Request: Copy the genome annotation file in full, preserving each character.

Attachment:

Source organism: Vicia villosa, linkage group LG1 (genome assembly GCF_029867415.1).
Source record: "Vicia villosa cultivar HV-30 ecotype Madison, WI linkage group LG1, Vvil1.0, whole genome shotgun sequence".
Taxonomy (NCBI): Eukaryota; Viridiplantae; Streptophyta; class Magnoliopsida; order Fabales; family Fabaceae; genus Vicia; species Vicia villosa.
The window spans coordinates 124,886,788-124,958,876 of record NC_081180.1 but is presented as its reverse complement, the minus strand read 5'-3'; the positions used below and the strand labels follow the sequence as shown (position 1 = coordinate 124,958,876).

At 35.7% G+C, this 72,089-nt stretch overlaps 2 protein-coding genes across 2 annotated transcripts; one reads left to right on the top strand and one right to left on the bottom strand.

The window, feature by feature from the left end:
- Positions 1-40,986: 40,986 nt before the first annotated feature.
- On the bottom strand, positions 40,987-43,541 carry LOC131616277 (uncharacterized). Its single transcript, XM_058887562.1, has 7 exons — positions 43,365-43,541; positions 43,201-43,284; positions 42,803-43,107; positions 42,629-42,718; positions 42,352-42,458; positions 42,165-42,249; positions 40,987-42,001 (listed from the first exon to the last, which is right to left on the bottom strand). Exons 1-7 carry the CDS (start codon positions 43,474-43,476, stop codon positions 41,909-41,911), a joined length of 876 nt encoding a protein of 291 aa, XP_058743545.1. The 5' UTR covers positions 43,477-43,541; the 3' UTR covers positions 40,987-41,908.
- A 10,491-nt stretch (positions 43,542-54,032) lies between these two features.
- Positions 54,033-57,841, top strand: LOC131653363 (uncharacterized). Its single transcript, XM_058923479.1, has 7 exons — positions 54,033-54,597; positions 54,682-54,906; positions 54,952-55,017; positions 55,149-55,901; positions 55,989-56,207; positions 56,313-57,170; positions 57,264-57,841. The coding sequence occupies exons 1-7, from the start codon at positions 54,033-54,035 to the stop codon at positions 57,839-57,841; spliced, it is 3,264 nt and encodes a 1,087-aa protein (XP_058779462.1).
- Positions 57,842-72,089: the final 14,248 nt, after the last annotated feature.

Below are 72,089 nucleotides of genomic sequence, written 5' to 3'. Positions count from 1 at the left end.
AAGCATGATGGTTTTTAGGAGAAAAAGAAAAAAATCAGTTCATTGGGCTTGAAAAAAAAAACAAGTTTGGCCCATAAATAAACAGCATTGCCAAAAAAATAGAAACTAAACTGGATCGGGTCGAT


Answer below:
Source organism: Vicia villosa, linkage group LG1 (genome assembly GCF_029867415.1).
Source record: "Vicia villosa cultivar HV-30 ecotype Madison, WI linkage group LG1, Vvil1.0, whole genome shotgun sequence".
Taxonomy (NCBI): Eukaryota; Viridiplantae; Streptophyta; class Magnoliopsida; order Fabales; family Fabaceae; genus Vicia; species Vicia villosa.
The window spans coordinates 124,886,788-124,958,876 of record NC_081180.1 but is presented as its reverse complement, the minus strand read 5'-3'; the positions used below and the strand labels follow the sequence as shown (position 1 = coordinate 124,958,876).

At 35.7% G+C, this 72,089-nt stretch overlaps 2 protein-coding genes across 2 annotated transcripts; one reads left to right on the top strand and one right to left on the bottom strand.

The window, feature by feature from the left end:
- Positions 1-40,986: 40,986 nt before the first annotated feature.
- On the bottom strand, positions 40,987-43,541 carry LOC131616277 (uncharacterized). Its single transcript, XM_058887562.1, has 7 exons — positions 43,365-43,541; positions 43,201-43,284; positions 42,803-43,107; positions 42,629-42,718; positions 42,352-42,458; positions 42,165-42,249; positions 40,987-42,001 (listed from the first exon to the last, which is right to left on the bottom strand). Exons 1-7 carry the CDS (start codon positions 43,474-43,476, stop codon positions 41,909-41,911), a joined length of 876 nt encoding a protein of 291 aa, XP_058743545.1. The 5' UTR covers positions 43,477-43,541; the 3' UTR covers positions 40,987-41,908.
- A 10,491-nt stretch (positions 43,542-54,032) lies between these two features.
- Positions 54,033-57,841, top strand: LOC131653363 (uncharacterized). Its single transcript, XM_058923479.1, has 7 exons — positions 54,033-54,597; positions 54,682-54,906; positions 54,952-55,017; positions 55,149-55,901; positions 55,989-56,207; positions 56,313-57,170; positions 57,264-57,841. The coding sequence occupies exons 1-7, from the start codon at positions 54,033-54,035 to the stop codon at positions 57,839-57,841; spliced, it is 3,264 nt and encodes a 1,087-aa protein (XP_058779462.1).
- Positions 57,842-72,089: the final 14,248 nt, after the last annotated feature.

Below are 72,089 nucleotides of genomic sequence, written 5' to 3'. Positions count from 1 at the left end.
AAGCATGATGGTTTTTAGGAGAAAAAGAAAAAAATCAGTTCATTGGGCTTGAAAAAAAAAACAAGTTTGGCCCATAAATAAACAGCATTGCCAAAAAAATAGAAACTAAACTGGATCGGGTCGAT